A nifty integral worked out via contour integration

Problem: evaluate the following integral:

$$\int_0^{\infty}dx \frac{e^{-a x^2(x^2-\pi^2)}\cos(2\pi a x^3)}{\cosh x} $$

To evaluate this integral, consider the following integral in the complex plane:

$$\oint_C \frac{dz}{\sinh{z}} e^{-a (z^2-\pi^2/4)^2}$$

where $C=C_1+C_2+C_3+C_4+C_5+C_6$ as illustrated below:

funcont

$$\int_{C_1} \frac{dz}{\sinh{z}} e^{-a (z^2-\pi^2/4)^2} = \int_{i \pi/2}^{R+i \pi/2} \frac{dx}{\sinh{x}} e^{-a (x^2-\pi^2/4)^2}$$
$$\int_{C_2} \frac{dz}{\sinh{z}} e^{-a (z^2-\pi^2/4)^2} = i\int_{\pi/2}^{-\pi/2} \frac{dy}{\sinh{(R+iy)}} e^{-a [(R+i y)^2-\pi^2/4]^2} $$
$$\int_{C_3} \frac{dz}{\sinh{z}} e^{-a (z^2-\pi^2/4)^2} = \int_{R-i \pi/2}^{-i \pi/2} \frac{dx}{\sinh{x}} e^{-a (x^2-\pi^2/4)^2}$$
$$\int_{C_4} \frac{dz}{\sinh{z}} e^{-a (z^2-\pi^2/4)^2} = \int_{-\pi/2}^{-\epsilon} \frac{dy}{\sin{y}} e^{-a (y^2+\pi^2/4)^2} $$
$$\int_{C_5} \frac{dz}{\sinh{z}} e^{-a (z^2-\pi^2/4)^2} = i \epsilon\int_{-\pi/2}^{\pi/2} \frac{d\phi \, e^{i \phi}}{\sinh{(\epsilon e^{i \phi}})} e^{-a [\epsilon^2 e^{i 2 \phi}-\pi^2/4]^2} $$
$$\int_{C_6} \frac{dz}{\sinh{z}} e^{-a (z^2-\pi^2/4)^2} = \int_{\epsilon}^{\pi/2} \frac{dy}{\sin{y}} e^{-a (y^2+\pi^2/4)^2} $$

We intend to take $R \to \infty$ and $\epsilon \to 0$. In this case, it should be clear that the integral over $C_2$ will vanish in the former limit. Also, the integrals over $C_4$ and $C_6$ cancel each other out as the sum is an integral over an odd integrand over a symmetric interval.

We are then left with the integrals over $C_1$, $C_3$, and $C_5$. The sum of the first two integrals, over $C_1$ and $C_3$, is

$$\underbrace{\int_{i \pi/2}^{\infty+i \pi/2} \frac{dz}{\sinh{z}} e^{-a (z^2-\pi^2/4)^2}}_{z=x+i \pi/2} + \underbrace{\int_{\infty-i \pi/2}^{-i \pi/2} \frac{dz}{\sinh{z}} e^{-a (z^2-\pi^2/4)^2}}_{z=x-i \pi/2} = \\ -i \int_0^{\infty} \frac{dx}{\cosh{x}} e^{-a x^2 (x+i \pi)^2} + i \int_{\infty}^0 \frac{dx}{\cosh{x}} e^{-a x^2 (x-i \pi)^2}$$

which is

$$-i \int_0^{\infty} \frac{dx}{\cosh{x}} e^{-a x^2 (x^2-\pi^2)} \left [ e^{i 2 \pi a x^3} + e^{-i 2 \pi a x^3}\right] = -i 2 \int_0^{\infty} \frac{dx}{\cosh{x}} e^{-a x^2 (x^2-\pi^2)} \cos{2 \pi a x^3} $$

The integral over $C_5$ is, in the limit as $\epsilon \to 0$, is

$$i \epsilon\int_{-\pi/2}^{\pi/2} \frac{d\phi \, e^{i \phi}}{\sinh{(\epsilon e^{i \phi}})} e^{-a [\epsilon^2 e^{i 2 \phi}-\pi^2/4]^2} \approx i \epsilon\int_{-\pi/2}^{\pi/2} \frac{d\phi \, e^{i \phi}}{\epsilon e^{i \phi}} e^{-a (-\pi^2/4)^2} = i \pi e^{-a \pi^4/16}$$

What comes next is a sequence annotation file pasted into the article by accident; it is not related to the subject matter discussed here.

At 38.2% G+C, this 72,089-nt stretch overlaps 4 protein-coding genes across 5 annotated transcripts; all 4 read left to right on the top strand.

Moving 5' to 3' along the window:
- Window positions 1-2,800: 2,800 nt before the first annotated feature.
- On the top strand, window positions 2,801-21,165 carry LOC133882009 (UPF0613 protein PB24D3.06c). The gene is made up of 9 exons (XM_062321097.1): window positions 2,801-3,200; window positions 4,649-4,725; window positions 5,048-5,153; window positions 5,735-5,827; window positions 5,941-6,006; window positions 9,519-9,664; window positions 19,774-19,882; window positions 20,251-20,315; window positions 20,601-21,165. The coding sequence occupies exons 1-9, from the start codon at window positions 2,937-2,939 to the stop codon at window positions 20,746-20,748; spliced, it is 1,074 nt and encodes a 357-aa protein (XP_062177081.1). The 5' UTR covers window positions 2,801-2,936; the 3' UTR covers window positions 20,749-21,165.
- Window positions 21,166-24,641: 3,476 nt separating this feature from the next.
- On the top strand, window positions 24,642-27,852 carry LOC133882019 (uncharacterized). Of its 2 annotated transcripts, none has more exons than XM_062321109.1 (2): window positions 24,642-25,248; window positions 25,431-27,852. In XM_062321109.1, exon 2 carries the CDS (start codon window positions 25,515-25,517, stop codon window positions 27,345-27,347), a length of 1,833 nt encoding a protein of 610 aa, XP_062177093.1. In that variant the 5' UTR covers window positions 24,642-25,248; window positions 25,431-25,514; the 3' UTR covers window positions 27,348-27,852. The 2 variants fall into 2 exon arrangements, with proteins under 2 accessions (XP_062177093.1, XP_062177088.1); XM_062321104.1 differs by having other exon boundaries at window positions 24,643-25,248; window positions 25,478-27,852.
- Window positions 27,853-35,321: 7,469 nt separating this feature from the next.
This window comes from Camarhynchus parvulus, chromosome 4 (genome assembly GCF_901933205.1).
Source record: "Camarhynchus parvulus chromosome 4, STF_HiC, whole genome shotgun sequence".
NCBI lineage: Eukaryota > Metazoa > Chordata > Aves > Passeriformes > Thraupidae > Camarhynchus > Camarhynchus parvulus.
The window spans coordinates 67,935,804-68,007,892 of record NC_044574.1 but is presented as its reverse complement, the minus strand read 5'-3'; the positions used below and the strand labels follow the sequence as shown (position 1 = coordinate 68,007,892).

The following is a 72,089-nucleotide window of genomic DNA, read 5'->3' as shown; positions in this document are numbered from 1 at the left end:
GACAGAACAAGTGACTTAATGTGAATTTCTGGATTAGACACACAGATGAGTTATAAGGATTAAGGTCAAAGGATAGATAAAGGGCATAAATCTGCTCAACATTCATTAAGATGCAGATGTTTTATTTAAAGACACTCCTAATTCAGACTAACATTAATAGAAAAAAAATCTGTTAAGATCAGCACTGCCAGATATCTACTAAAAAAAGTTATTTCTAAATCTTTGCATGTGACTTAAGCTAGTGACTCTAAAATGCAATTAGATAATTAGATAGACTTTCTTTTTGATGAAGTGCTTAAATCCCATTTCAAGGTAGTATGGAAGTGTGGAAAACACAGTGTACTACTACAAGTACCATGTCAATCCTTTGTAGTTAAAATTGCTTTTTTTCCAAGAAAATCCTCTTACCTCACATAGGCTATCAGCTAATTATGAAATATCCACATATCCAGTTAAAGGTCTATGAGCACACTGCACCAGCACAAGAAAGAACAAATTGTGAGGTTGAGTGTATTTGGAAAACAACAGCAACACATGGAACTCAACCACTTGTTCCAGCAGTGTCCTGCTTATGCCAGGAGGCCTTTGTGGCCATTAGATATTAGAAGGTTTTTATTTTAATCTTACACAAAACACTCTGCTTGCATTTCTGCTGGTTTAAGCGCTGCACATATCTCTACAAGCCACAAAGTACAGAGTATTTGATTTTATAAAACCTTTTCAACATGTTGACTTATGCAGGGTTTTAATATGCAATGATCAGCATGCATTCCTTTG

By Cauchy’s Theorem, the sum of the integrals over these contours is zero. Thus we get

$$-i 2 \int_0^{\infty} \frac{dx}{\cosh{x}} e^{-a x^2 (x^2-\pi^2)} \cos{2 \pi a x^3} + i \pi e^{-a \pi^4/16}=0$$

or

$$ \int_0^{\infty} \frac{dx}{\cosh{x}} e^{-a x^2 (x^2-\pi^2)} \cos{2 \pi a x^3} = \frac{\pi}{2} e^{-\pi^4 a/16}$$

Now, it should be noted that using the methods above, one can show that, for function $F(z)$ that satisfies

$$\lim_{R \to \infty} e^{-R} |F(R)| = 0$$

we have

$$\text{Re} \int_0^{\infty} dx \frac{F(x^2+i \pi x)}{\cosh{x}} = \frac{\pi}{2} F\left ( -\frac{\pi^2}{4}\right)$$

2 Comments

  • What a clever and brilliant solution. Man, you sure a smart with these contours. You learn me a lot about this stuff.

    Can I ask one thing, though?.

    Down where you state, “We are then left with the integrals over C1, C3, and C5. The sum of the first two integrals, over C1 and C3, is”:

    In the first line, the exponent on the e term is -a(z^2-pi^2/4)^2, then you sub in z=x+(pi i)/2.

    How then does it become -ax^2(x+pi i)^2?.

    May I ask what happens to the extra terms from the first to second step?.

    Do you see what I am trying to explain?.

    When I sub in z = x+(pi i)/2 I get some extra terms that are not in -ax^2(x+pi i)^2.

    Anyway, I am probably being daft as usual, but I want to follow all of your steps.

    Thanks and take care,
    Cody

  • Please disregard my previous comment, Ron. I see you used the real part. DUH. Nice problem.

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